Gordon was always interested in political theatre and social justice, which is why he sought out El Teatro Campesino in San Juan Bautista, in the 1970s, and had us perform our show at the Taper. He opened the door for so many artists of all colors. When I moved to L.A., he invited me to audition. I did my first two shows here. Ten years later, Gordon was hiring a director for the Latino Theatre Initiative, and he encouraged me throughout the hiring process. I applied, with Luis Alfaro, and we both got the job. He nurtured a generation of theatre artists and future leaders, and we are forever indebted to him.
Thomas Schumacher, president, Disney Theatrical Group
Gordon was a shepherd. I have a stack of memories of Gordon. They circle around his two lives. The first is his role as director of life-changing productions. The second is in his advocacy for inclusive theatremaking. He gave voice to the deaf community. Before him, the idea of a signed performance was absurd. Today it is a mandate. Children of a Lesser God changed the landscape and elevated an entire community of actors. He was in L.A. to build a theatre when it mattered. He led a whole city into new territory.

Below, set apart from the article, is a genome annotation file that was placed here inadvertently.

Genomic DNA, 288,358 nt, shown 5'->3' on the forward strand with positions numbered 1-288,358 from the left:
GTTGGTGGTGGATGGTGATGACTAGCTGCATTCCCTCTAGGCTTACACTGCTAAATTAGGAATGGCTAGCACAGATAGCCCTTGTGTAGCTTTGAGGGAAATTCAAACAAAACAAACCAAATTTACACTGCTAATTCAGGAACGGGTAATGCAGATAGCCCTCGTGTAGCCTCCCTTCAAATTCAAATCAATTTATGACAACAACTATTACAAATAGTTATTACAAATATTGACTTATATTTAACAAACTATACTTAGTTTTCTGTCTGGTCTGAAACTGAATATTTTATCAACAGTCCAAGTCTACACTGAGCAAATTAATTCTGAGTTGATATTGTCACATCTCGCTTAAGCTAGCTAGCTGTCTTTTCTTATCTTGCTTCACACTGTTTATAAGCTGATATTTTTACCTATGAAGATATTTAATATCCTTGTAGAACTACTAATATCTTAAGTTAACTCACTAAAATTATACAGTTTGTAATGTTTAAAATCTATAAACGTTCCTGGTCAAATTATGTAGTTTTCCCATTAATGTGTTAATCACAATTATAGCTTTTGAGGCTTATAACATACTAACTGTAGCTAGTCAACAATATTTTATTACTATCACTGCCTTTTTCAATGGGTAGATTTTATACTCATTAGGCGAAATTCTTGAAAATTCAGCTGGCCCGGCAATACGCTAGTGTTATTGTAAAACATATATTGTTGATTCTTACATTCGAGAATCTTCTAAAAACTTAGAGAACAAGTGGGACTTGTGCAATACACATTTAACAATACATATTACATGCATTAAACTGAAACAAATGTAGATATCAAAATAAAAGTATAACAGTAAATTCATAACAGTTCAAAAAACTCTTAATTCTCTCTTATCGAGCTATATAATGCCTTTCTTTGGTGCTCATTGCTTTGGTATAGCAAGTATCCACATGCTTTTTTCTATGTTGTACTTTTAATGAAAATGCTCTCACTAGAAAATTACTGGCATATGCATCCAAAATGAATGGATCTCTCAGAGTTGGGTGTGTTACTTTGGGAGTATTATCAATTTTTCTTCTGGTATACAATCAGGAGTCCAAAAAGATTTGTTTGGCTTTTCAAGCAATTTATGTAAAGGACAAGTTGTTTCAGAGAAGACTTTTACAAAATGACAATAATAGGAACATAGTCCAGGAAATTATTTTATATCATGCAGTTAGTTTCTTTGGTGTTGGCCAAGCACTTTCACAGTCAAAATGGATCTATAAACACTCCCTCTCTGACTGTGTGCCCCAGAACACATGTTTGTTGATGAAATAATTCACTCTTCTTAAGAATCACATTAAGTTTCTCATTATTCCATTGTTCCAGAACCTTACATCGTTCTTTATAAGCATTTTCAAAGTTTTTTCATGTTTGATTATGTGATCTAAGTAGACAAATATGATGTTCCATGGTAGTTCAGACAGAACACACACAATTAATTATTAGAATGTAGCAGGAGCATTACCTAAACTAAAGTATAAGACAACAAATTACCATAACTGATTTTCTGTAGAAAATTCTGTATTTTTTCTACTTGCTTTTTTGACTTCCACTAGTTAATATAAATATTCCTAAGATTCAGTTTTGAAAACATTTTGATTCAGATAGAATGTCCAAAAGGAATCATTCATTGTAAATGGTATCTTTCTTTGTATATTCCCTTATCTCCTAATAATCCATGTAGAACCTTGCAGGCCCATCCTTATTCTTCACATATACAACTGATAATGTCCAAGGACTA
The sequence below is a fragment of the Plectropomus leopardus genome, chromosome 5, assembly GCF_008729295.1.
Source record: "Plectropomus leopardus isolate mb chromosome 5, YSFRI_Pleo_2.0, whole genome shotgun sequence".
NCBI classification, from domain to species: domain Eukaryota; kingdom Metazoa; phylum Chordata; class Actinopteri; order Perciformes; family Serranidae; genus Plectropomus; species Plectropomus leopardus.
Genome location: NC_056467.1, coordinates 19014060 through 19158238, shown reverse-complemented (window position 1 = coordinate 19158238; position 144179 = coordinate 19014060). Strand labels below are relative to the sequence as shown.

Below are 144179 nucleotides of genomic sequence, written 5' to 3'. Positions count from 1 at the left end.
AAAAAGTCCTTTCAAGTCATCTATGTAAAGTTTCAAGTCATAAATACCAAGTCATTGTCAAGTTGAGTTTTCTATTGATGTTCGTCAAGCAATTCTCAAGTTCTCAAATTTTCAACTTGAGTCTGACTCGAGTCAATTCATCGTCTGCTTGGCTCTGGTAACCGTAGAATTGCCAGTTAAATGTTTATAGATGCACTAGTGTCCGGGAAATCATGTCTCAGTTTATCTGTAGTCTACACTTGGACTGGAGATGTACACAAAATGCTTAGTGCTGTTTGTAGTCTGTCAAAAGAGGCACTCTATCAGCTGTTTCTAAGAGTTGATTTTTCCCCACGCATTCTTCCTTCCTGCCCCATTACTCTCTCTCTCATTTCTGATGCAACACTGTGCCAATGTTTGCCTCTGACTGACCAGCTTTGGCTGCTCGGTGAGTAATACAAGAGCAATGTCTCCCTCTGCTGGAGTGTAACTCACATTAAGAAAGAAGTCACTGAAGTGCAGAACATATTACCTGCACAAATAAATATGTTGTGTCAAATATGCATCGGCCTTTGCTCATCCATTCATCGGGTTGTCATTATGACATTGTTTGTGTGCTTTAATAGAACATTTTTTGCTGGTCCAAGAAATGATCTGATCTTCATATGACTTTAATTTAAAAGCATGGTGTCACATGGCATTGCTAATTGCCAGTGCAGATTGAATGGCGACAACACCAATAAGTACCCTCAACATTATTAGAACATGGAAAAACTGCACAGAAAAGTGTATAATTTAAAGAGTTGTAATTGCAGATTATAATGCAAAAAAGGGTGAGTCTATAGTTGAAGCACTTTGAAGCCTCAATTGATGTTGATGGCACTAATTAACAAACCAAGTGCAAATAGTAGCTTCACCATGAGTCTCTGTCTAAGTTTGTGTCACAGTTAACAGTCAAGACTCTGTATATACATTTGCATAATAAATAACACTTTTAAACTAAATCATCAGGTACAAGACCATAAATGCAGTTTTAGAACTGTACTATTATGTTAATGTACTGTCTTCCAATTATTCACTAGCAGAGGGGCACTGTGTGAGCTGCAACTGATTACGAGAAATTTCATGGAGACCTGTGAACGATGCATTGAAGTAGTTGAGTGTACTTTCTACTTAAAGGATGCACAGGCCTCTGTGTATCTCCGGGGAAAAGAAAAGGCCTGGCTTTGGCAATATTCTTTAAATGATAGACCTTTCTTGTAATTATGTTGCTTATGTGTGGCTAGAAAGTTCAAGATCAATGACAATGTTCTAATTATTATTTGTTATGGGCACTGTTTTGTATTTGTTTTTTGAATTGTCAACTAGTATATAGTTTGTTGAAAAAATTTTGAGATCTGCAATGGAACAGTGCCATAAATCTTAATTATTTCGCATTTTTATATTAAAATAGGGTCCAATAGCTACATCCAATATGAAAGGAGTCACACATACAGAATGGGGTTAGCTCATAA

Luis Valdez, artistic director, El Teatro Campesino
Gordon came into my life at a pivotal time that eventually rocked the whole community of Los Angeles. He was an extraordinary human being, director, mentor, and overall mensch. He will be missed, not just at the premiere of our 2017 production of Zoot Suit at the Taper, but for many years to come. I don’t doubt that his spirit will be with us in the rehearsal hall come January, but I will certainly never forget him for the rest of my life. I loved the guy.
We are left with these memories, and just as important, with Gordon’s legacy. It is a legacy of passionate advocacy in the theatre, an embedded sense that what we do is far more than mere entertainment, and a belief that art has the power to change lives and perspectives—and a city. It’s a legacy we proudly build upon as we look ahead to our 50th anniversary.
The rubber band broke. Thank God.
Michael Ritchie is the artistic director of Center Theatre Group.